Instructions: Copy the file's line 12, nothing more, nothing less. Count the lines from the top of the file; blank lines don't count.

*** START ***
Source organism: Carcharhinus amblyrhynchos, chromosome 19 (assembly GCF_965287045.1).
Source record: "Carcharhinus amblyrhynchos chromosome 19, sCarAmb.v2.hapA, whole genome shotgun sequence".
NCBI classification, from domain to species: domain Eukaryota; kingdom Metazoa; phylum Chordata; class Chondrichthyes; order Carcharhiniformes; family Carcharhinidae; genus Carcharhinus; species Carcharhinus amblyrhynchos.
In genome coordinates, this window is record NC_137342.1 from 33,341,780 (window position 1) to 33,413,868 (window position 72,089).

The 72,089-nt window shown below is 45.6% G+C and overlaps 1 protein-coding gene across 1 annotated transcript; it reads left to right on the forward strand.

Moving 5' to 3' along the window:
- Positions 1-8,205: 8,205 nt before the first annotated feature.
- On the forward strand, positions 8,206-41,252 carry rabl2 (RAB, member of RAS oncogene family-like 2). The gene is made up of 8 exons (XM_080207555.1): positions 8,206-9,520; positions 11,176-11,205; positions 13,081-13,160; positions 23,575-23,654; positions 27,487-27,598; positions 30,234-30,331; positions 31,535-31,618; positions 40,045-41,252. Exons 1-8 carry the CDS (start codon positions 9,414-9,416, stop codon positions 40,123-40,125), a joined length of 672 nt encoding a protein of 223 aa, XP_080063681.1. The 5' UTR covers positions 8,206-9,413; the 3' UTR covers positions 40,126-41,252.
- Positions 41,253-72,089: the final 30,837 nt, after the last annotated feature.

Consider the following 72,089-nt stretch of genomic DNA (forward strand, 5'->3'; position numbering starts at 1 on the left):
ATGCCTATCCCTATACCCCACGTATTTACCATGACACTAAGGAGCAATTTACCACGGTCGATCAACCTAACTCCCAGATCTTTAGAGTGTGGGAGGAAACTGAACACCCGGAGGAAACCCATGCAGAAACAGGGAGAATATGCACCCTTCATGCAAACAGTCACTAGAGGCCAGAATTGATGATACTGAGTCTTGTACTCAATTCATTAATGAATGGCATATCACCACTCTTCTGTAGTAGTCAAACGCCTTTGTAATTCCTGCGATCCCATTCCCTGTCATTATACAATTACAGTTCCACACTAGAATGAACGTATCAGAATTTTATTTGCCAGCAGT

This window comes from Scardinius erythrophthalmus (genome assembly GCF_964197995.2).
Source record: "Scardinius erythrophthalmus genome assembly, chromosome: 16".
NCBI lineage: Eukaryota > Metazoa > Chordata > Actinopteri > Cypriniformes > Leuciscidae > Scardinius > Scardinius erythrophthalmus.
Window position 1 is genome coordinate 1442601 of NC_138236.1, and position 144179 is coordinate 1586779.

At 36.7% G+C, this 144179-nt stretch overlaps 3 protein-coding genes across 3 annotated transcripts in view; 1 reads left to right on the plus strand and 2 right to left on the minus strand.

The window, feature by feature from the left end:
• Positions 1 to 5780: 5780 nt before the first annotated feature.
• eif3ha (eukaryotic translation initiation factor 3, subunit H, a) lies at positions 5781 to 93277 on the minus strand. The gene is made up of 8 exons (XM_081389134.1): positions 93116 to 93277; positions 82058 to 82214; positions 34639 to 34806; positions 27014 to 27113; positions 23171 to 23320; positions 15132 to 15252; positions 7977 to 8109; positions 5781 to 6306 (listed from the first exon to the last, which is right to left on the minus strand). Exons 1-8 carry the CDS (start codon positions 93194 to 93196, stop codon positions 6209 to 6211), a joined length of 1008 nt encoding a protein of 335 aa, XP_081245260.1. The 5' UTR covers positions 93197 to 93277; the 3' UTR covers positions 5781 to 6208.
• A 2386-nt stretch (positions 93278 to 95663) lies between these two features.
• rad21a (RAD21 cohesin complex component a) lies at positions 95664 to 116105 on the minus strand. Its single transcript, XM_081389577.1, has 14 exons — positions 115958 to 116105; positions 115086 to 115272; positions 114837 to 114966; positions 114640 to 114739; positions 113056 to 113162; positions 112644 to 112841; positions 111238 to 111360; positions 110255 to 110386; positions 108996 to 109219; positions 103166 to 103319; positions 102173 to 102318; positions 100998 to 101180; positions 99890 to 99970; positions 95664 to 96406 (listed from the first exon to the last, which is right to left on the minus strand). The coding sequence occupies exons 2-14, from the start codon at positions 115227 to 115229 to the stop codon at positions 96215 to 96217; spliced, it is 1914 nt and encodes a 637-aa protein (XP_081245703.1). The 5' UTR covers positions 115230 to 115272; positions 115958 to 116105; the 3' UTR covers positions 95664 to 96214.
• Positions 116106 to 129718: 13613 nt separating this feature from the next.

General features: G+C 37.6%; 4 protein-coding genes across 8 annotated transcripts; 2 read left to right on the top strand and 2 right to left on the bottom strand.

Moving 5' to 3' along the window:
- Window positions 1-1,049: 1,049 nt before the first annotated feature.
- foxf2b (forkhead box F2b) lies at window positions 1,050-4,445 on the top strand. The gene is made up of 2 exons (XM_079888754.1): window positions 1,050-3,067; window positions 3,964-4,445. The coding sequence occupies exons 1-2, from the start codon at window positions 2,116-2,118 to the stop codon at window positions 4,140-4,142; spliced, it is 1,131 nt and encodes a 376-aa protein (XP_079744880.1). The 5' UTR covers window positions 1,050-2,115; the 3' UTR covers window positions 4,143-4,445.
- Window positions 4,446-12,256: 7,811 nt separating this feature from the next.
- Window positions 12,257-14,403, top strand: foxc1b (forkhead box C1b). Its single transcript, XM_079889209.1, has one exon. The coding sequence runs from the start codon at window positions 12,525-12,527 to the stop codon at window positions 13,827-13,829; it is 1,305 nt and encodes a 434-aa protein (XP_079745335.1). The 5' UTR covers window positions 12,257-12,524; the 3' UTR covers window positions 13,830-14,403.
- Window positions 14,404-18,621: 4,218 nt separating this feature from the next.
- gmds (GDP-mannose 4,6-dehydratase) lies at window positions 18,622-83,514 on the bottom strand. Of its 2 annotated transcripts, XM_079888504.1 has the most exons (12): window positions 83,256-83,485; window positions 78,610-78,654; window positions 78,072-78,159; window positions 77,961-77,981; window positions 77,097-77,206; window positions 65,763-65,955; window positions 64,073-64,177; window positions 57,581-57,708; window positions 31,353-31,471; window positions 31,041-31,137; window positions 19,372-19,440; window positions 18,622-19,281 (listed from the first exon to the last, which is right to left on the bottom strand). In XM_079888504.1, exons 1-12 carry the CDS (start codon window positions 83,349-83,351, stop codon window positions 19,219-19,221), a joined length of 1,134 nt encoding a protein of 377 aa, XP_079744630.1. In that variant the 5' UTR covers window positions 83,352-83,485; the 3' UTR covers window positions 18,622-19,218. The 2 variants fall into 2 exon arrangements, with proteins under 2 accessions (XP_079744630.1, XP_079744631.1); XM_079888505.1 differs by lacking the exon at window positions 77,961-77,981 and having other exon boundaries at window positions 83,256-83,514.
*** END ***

This window comes from Scardinius erythrophthalmus (genome assembly GCF_964197995.2).